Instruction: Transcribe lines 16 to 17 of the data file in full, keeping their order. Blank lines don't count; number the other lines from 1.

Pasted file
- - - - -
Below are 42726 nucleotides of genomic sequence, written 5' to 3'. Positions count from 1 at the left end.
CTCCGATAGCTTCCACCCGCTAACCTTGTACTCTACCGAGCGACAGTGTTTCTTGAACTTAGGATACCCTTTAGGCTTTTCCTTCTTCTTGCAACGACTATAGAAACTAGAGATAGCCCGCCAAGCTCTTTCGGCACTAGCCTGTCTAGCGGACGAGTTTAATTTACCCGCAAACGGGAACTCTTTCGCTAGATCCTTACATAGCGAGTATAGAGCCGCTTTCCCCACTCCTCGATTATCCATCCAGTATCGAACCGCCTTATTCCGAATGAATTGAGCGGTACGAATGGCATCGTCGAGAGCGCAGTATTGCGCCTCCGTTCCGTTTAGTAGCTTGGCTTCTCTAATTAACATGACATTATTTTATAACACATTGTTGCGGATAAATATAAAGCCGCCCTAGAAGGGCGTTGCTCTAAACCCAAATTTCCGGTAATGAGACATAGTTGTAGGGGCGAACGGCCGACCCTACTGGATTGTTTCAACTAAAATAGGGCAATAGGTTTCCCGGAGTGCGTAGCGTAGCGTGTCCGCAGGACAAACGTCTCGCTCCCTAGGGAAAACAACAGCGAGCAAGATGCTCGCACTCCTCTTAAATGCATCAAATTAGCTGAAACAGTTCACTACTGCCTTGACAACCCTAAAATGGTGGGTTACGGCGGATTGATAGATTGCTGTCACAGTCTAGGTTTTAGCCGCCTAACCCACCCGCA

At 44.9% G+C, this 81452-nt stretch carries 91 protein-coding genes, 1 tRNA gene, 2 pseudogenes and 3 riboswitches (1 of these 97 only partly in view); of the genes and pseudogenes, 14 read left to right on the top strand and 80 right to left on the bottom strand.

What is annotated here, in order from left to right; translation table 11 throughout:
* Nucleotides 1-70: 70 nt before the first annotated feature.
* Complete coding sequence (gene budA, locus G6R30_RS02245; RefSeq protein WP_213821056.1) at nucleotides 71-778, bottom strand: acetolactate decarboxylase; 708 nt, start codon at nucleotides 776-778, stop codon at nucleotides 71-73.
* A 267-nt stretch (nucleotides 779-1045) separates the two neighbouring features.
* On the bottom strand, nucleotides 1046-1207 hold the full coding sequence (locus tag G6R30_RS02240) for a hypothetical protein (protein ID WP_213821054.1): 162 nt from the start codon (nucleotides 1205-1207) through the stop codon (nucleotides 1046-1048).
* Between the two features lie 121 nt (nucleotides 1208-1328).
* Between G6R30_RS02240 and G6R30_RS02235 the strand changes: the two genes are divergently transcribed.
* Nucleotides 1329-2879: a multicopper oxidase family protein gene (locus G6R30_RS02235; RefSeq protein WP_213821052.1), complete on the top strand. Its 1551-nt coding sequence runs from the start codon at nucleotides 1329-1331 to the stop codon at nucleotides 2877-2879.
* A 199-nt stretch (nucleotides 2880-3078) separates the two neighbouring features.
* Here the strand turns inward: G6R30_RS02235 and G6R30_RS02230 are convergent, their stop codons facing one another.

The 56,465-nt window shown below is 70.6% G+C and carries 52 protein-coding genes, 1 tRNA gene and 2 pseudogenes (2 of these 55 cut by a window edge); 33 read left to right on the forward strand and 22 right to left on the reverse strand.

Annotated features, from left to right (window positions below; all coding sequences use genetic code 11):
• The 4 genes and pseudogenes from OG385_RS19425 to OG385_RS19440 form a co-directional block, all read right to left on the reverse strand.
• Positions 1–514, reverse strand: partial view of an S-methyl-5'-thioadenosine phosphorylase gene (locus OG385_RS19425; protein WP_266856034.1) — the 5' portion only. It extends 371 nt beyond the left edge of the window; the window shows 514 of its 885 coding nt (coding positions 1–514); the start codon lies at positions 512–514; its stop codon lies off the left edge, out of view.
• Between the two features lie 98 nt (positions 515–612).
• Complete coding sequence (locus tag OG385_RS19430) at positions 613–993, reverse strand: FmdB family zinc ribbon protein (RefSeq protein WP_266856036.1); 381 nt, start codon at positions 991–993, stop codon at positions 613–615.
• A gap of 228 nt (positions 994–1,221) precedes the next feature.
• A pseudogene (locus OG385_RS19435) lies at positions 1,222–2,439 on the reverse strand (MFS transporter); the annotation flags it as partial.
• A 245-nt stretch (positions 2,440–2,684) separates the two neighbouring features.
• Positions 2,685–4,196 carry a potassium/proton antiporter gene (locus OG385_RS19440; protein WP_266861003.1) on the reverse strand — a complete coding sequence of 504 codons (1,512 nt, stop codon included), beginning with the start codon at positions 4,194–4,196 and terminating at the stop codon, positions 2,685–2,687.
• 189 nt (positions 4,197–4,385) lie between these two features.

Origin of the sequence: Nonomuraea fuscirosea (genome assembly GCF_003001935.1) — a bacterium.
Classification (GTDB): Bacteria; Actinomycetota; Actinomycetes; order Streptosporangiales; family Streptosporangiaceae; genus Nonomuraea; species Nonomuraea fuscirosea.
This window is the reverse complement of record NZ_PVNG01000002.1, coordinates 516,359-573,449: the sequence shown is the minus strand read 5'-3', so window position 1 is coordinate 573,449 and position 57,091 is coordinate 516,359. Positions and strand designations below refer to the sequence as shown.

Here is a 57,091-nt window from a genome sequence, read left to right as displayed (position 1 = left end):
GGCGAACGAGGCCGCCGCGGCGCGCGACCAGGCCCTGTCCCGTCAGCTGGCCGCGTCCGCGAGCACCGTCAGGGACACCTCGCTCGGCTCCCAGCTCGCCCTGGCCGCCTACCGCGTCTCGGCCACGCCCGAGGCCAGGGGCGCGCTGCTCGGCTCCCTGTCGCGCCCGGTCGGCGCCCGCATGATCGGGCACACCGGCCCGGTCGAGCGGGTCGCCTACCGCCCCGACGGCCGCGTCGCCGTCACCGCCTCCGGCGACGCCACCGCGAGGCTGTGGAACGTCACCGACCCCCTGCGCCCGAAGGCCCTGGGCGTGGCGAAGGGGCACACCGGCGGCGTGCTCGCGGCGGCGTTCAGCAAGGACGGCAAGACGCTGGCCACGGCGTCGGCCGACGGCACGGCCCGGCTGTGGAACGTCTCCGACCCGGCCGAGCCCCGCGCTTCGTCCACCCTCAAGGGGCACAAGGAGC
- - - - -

• The 4 genes and pseudogenes from OG385_RS19425 to OG385_RS19440 form a co-directional block, all read right to left on the reverse strand.
• Positions 1–514, reverse strand: partial view of an S-methyl-5'-thioadenosine phosphorylase gene (locus OG385_RS19425; protein WP_266856034.1) — the 5' portion only. It extends 371 nt beyond the left edge of the window; the window shows 514 of its 885 coding nt (coding positions 1–514); the start codon lies at positions 512–514; its stop codon lies off the left edge, out of view.